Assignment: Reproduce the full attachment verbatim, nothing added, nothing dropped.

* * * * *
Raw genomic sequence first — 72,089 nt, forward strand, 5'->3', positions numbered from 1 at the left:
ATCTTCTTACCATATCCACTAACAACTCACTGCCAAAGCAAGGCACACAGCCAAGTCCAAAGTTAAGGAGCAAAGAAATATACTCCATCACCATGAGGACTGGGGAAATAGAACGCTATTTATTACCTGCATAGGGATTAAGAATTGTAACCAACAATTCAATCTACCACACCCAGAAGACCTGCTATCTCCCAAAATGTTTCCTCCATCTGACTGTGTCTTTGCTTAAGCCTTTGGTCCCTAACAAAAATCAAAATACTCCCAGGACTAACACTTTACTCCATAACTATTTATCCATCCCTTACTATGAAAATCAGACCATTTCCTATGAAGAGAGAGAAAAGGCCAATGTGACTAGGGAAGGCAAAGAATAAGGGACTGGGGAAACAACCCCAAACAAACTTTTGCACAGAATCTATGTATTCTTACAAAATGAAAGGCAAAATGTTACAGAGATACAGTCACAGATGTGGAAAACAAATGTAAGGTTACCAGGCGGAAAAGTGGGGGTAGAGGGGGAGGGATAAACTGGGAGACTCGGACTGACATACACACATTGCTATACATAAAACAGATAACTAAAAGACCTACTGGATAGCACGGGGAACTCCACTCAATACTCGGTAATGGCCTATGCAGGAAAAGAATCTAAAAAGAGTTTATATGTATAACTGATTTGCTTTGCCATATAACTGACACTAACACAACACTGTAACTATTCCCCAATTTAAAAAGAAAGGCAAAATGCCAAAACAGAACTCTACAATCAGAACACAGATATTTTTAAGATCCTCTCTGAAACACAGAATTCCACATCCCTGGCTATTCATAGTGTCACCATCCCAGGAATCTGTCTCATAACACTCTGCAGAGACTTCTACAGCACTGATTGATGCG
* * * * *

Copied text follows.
Raw genomic sequence first — 72,089 nt, forward strand, 5'->3', positions numbered from 1 at the left:
ATCTTCTTACCATATCCACTAACAACTCACTGCCAAAGCAAGGCACACAGCCAAGTCCAAAGTTAAGGAGCAAAGAAATATACTCCATCACCATGAGGACTGGGGAAATAGAACGCTATTTATTACCTGCATAGGGATTAAGAATTGTAACCAACAATTCAATCTACCACACCCAGAAGACCTGCTATCTCCCAAAATGTTTCCTCCATCTGACTGTGTCTTTGCTTAAGCCTTTGGTCCCTAACAAAAATCAAAATACTCCCAGGACTAACACTTTACTCCATAACTATTTATCCATCCCTTACTATGAAAATCAGACCATTTCCTATGAAGAGAGAGAAAAGGCCAATGTGACTAGGGAAGGCAAAGAATAAGGGACTGGGGAAACAACCCCAAACAAACTTTTGCACAGAATCTATGTATTCTTACAAAATGAAAGGCAAAATGTTACAGAGATACAGTCACAGATGTGGAAAACAAATGTAAGGTTACCAGGCGGAAAAGTGGGGGTAGAGGGGGAGGGATAAACTGGGAGACTCGGACTGACATACACACATTGCTATACATAAAACAGATAACTAAAAGACCTACTGGATAGCACGGGGAACTCCACTCAATACTCGGTAATGGCCTATGCAGGAAAAGAATCTAAAAAGAGTTTATATGTATAACTGATTTGCTTTGCCATATAACTGACACTAACACAACACTGTAACTATTCCCCAATTTAAAAAGAAAGGCAAAATGCCAAAACAGAACTCTACAATCAGAACACAGATATTTTTAAGATCCTCTCTGAAACACAGAATTCCACATCCCTGGCTATTCATAGTGTCACCATCCCAGGAATCTGTCTCATAACACTCTGCAGAGACTTCTACAGCACTGATTGATGCG